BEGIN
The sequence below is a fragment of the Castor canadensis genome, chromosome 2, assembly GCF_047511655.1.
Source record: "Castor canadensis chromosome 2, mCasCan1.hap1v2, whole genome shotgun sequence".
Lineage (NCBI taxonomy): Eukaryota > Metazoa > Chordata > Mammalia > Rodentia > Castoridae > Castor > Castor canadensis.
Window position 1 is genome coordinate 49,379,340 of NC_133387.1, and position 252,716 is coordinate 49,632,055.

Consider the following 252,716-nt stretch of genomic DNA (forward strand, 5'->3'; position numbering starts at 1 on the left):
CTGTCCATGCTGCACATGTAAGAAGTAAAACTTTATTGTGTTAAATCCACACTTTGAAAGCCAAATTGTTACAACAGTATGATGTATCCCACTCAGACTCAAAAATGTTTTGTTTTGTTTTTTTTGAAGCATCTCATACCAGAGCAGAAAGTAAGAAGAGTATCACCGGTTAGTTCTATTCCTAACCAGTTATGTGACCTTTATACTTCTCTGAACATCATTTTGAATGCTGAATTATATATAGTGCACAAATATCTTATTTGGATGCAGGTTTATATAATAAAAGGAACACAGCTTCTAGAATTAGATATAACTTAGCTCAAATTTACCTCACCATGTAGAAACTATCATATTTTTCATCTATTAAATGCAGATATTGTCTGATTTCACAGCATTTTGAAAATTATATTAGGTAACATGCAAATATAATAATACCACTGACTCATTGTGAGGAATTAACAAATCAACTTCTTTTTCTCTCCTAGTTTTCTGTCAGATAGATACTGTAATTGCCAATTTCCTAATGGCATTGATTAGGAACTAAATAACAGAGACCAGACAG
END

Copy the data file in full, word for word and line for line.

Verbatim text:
The sequence below is a fragment of the Castor canadensis genome, chromosome 2, assembly GCF_047511655.1.
Source record: "Castor canadensis chromosome 2, mCasCan1.hap1v2, whole genome shotgun sequence".
Lineage (NCBI taxonomy): Eukaryota > Metazoa > Chordata > Mammalia > Rodentia > Castoridae > Castor > Castor canadensis.
Window position 1 is genome coordinate 49,379,340 of NC_133387.1, and position 252,716 is coordinate 49,632,055.

Consider the following 252,716-nt stretch of genomic DNA (forward strand, 5'->3'; position numbering starts at 1 on the left):
CTGTCCATGCTGCACATGTAAGAAGTAAAACTTTATTGTGTTAAATCCACACTTTGAAAGCCAAATTGTTACAACAGTATGATGTATCCCACTCAGACTCAAAAATGTTTTGTTTTGTTTTTTTTGAAGCATCTCATACCAGAGCAGAAAGTAAGAAGAGTATCACCGGTTAGTTCTATTCCTAACCAGTTATGTGACCTTTATACTTCTCTGAACATCATTTTGAATGCTGAATTATATATAGTGCACAAATATCTTATTTGGATGCAGGTTTATATAATAAAAGGAACACAGCTTCTAGAATTAGATATAACTTAGCTCAAATTTACCTCACCATGTAGAAACTATCATATTTTTCATCTATTAAATGCAGATATTGTCTGATTTCACAGCATTTTGAAAATTATATTAGGTAACATGCAAATATAATAATACCACTGACTCATTGTGAGGAATTAACAAATCAACTTCTTTTTCTCTCCTAGTTTTCTGTCAGATAGATACTGTAATTGCCAATTTCCTAATGGCATTGATTAGGAACTAAATAACAGAGACCAGACAG